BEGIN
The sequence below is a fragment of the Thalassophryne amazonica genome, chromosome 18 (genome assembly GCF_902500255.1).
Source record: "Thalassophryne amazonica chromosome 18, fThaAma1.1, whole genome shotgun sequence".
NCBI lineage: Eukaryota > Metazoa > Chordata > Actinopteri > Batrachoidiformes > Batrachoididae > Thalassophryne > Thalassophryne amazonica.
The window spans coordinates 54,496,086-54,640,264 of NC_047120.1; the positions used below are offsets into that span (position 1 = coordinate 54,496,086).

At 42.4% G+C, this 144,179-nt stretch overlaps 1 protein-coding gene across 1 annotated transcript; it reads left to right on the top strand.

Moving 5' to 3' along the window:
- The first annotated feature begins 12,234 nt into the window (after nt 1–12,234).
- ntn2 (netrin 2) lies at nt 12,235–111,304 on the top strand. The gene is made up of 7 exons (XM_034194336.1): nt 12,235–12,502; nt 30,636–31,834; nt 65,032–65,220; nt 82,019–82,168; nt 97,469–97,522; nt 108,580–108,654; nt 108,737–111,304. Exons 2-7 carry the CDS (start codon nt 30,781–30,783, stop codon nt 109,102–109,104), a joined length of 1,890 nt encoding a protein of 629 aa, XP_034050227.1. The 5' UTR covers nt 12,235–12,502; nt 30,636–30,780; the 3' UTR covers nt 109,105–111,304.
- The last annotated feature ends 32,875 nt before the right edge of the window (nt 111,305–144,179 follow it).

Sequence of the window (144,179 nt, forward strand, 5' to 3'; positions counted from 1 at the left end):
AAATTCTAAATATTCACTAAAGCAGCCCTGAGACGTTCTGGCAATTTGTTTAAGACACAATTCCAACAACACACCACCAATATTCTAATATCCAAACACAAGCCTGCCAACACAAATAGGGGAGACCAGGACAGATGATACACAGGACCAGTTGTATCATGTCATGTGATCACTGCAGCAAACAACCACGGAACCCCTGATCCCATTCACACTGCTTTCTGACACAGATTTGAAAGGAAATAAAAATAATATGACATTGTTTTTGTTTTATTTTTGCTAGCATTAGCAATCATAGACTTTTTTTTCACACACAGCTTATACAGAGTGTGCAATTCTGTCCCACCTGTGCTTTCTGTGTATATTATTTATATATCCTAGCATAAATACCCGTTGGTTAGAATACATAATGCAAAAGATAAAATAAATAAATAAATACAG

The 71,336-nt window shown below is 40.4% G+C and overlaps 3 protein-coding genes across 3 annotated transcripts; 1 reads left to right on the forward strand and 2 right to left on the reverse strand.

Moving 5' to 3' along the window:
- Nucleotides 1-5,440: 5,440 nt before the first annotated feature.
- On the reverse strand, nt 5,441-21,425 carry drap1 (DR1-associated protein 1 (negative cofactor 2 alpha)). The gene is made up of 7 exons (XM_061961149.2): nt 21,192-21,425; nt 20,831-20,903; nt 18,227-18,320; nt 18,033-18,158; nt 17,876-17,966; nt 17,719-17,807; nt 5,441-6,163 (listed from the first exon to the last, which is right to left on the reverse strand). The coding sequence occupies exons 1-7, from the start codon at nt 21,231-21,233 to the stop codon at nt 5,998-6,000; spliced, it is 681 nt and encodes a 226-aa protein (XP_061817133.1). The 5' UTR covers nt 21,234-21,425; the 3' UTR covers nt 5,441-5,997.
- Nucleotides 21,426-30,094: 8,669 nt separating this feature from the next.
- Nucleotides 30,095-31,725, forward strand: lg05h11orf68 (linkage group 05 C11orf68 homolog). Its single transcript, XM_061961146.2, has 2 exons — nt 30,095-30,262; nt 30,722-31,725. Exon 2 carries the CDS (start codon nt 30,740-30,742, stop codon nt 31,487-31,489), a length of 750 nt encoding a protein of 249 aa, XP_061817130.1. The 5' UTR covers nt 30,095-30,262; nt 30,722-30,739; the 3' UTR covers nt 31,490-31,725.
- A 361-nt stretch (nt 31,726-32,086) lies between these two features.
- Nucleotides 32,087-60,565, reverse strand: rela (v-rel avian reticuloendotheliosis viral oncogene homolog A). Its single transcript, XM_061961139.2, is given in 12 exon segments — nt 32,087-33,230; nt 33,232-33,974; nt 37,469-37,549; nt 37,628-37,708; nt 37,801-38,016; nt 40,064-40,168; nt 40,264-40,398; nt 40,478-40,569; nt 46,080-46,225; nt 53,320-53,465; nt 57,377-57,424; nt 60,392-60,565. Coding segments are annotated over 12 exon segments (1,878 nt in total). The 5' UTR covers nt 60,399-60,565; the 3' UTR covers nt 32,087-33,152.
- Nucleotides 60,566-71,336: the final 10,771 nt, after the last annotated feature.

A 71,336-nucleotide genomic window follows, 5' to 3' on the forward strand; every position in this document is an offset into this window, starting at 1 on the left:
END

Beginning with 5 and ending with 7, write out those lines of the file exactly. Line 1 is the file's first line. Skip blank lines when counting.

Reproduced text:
At 42.4% G+C, this 144,179-nt stretch overlaps 1 protein-coding gene across 1 annotated transcript; it reads left to right on the top strand.

Moving 5' to 3' along the window:
- The first annotated feature begins 12,234 nt into the window (after nt 1–12,234).